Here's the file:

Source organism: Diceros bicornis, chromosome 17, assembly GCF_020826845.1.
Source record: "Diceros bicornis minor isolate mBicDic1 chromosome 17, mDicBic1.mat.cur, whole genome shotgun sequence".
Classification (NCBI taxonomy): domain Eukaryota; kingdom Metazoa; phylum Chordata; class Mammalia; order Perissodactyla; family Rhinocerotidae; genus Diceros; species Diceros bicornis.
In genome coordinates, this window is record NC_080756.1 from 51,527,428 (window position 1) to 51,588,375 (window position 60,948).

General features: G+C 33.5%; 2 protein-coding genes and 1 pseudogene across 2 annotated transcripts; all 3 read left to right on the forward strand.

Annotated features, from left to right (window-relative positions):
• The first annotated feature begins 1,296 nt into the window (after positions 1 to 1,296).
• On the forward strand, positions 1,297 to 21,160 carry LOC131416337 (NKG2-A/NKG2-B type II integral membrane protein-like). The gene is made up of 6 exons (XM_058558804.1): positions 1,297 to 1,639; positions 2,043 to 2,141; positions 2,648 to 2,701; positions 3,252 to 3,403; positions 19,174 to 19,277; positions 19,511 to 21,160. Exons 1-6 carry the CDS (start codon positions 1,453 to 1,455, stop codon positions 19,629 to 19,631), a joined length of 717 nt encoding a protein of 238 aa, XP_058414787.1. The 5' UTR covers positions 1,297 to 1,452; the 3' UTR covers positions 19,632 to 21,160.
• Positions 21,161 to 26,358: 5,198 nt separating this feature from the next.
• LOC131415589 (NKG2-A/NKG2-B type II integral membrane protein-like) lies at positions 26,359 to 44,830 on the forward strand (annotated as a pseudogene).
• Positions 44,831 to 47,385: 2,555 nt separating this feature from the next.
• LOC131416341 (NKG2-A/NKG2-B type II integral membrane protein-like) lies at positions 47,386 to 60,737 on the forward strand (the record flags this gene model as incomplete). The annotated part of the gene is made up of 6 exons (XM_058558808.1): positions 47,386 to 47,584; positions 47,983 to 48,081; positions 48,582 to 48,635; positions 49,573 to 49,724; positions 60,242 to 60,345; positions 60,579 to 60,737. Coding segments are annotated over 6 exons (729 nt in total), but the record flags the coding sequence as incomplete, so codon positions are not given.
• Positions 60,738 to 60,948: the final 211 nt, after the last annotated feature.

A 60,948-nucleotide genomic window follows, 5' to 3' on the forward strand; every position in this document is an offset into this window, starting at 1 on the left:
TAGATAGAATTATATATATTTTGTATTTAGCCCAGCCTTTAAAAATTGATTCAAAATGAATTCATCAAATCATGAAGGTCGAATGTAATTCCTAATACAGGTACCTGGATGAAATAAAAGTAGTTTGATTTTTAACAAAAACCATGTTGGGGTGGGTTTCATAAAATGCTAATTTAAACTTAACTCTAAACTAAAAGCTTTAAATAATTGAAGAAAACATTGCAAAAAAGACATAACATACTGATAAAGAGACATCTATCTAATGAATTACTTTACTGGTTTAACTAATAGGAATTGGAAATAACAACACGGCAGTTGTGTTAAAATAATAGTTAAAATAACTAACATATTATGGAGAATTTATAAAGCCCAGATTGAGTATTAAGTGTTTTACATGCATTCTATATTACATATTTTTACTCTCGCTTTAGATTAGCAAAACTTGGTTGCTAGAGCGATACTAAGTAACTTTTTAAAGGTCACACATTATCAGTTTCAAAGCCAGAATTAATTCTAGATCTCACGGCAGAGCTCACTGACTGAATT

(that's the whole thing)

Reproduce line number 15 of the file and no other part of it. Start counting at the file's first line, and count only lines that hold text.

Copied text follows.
TAGATAGAATTATATATATTTTGTATTTAGCCCAGCCTTTAAAAATTGATTCAAAATGAATTCATCAAATCATGAAGGTCGAATGTAATTCCTAATACAGGTACCTGGATGAAATAAAAGTAGTTTGATTTTTAACAAAAACCATGTTGGGGTGGGTTTCATAAAATGCTAATTTAAACTTAACTCTAAACTAAAAGCTTTAAATAATTGAAGAAAACATTGCAAAAAAGACATAACATACTGATAAAGAGACATCTATCTAATGAATTACTTTACTGGTTTAACTAATAGGAATTGGAAATAACAACACGGCAGTTGTGTTAAAATAATAGTTAAAATAACTAACATATTATGGAGAATTTATAAAGCCCAGATTGAGTATTAAGTGTTTTACATGCATTCTATATTACATATTTTTACTCTCGCTTTAGATTAGCAAAACTTGGTTGCTAGAGCGATACTAAGTAACTTTTTAAAGGTCACACATTATCAGTTTCAAAGCCAGAATTAATTCTAGATCTCACGGCAGAGCTCACTGACTGAATT